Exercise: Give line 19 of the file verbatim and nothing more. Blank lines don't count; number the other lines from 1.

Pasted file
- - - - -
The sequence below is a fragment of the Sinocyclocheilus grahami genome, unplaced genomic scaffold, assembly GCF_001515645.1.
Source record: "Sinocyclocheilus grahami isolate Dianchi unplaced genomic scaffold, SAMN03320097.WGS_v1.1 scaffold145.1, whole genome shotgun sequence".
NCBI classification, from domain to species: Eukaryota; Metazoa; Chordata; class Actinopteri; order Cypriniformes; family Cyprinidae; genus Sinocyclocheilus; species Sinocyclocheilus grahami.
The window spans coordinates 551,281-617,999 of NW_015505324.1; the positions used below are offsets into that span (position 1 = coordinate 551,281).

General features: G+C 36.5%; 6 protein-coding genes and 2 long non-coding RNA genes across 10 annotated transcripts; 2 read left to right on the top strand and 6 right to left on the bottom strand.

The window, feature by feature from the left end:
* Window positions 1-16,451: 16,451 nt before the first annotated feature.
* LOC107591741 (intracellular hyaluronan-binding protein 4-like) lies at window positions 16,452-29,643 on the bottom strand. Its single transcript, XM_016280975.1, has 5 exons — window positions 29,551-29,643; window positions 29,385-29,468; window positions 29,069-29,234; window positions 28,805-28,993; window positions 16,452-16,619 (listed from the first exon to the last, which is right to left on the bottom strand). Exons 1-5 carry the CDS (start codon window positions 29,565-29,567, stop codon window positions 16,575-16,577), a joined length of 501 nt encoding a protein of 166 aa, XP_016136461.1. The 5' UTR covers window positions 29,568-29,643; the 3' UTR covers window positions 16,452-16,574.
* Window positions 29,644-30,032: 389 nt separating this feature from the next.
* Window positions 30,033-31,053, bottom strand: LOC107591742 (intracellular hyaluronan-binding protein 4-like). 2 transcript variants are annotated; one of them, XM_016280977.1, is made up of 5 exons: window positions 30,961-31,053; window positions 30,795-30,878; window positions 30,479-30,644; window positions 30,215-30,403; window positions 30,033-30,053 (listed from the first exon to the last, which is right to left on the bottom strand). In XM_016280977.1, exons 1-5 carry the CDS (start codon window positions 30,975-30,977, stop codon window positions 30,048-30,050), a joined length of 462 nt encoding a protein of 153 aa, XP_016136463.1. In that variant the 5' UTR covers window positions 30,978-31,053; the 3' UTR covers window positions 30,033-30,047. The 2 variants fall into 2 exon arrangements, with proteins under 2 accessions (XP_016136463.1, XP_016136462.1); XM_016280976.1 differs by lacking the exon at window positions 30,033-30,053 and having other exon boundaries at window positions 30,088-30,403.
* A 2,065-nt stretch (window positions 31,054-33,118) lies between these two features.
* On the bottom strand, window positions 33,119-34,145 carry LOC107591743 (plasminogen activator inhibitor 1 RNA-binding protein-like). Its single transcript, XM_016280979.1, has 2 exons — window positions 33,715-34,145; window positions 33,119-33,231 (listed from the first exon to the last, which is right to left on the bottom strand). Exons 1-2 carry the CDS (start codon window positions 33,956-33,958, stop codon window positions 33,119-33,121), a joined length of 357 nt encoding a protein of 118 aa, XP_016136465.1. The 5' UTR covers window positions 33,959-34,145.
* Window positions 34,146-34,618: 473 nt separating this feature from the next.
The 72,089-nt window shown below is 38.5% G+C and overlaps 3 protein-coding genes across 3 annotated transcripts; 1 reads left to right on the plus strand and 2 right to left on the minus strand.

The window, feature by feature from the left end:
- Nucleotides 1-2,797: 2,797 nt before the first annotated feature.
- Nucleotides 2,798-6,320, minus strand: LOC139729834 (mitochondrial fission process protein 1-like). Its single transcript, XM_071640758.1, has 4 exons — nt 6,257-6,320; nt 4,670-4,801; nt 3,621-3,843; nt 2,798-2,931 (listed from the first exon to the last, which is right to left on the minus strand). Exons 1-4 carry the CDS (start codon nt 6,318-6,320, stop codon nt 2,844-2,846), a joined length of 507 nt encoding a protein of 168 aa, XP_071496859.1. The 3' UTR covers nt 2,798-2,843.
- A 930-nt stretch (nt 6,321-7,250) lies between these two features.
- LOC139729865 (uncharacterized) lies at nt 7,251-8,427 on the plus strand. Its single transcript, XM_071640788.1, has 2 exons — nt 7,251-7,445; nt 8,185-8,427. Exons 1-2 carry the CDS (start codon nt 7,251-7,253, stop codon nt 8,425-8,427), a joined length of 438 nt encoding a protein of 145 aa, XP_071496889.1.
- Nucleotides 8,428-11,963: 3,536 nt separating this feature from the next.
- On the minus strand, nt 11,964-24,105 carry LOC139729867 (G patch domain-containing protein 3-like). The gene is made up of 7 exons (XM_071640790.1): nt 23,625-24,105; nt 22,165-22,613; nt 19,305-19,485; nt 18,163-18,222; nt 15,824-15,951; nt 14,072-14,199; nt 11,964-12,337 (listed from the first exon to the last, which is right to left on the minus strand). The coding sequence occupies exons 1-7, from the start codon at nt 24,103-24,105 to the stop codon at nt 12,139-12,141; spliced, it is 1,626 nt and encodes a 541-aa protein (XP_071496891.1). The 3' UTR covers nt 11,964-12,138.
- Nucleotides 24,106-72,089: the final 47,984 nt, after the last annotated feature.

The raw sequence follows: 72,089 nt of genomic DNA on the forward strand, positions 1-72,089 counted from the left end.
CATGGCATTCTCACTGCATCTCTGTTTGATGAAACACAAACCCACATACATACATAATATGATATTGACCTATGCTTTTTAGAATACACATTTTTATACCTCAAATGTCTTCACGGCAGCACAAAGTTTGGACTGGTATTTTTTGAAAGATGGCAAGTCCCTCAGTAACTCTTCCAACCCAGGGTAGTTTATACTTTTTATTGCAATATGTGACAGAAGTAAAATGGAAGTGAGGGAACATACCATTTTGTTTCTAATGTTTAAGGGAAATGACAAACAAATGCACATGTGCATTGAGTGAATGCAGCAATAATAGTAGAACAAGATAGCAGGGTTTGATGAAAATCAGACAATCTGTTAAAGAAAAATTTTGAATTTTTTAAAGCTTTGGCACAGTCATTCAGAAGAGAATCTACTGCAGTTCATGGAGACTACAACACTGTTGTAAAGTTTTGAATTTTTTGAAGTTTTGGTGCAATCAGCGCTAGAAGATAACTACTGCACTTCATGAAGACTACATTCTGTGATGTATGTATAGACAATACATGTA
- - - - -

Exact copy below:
- LOC139729865 (uncharacterized) lies at nt 7,251-8,427 on the plus strand. Its single transcript, XM_071640788.1, has 2 exons — nt 7,251-7,445; nt 8,185-8,427. Exons 1-2 carry the CDS (start codon nt 7,251-7,253, stop codon nt 8,425-8,427), a joined length of 438 nt encoding a protein of 145 aa, XP_071496889.1.